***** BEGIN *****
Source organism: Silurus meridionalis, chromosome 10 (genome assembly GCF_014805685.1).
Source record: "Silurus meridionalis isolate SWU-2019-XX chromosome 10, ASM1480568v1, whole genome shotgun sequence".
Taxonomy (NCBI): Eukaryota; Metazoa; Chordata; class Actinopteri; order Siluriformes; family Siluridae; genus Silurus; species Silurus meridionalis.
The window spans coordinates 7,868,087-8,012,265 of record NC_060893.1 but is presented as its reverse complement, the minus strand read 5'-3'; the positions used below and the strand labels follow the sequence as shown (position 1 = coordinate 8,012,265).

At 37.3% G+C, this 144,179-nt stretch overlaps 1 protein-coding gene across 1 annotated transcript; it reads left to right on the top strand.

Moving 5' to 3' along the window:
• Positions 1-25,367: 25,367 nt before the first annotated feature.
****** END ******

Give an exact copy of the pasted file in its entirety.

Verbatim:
Source organism: Silurus meridionalis, chromosome 10 (genome assembly GCF_014805685.1).
Source record: "Silurus meridionalis isolate SWU-2019-XX chromosome 10, ASM1480568v1, whole genome shotgun sequence".
Taxonomy (NCBI): Eukaryota; Metazoa; Chordata; class Actinopteri; order Siluriformes; family Siluridae; genus Silurus; species Silurus meridionalis.
The window spans coordinates 7,868,087-8,012,265 of record NC_060893.1 but is presented as its reverse complement, the minus strand read 5'-3'; the positions used below and the strand labels follow the sequence as shown (position 1 = coordinate 8,012,265).

At 37.3% G+C, this 144,179-nt stretch overlaps 1 protein-coding gene across 1 annotated transcript; it reads left to right on the top strand.

Moving 5' to 3' along the window:
• Positions 1-25,367: 25,367 nt before the first annotated feature.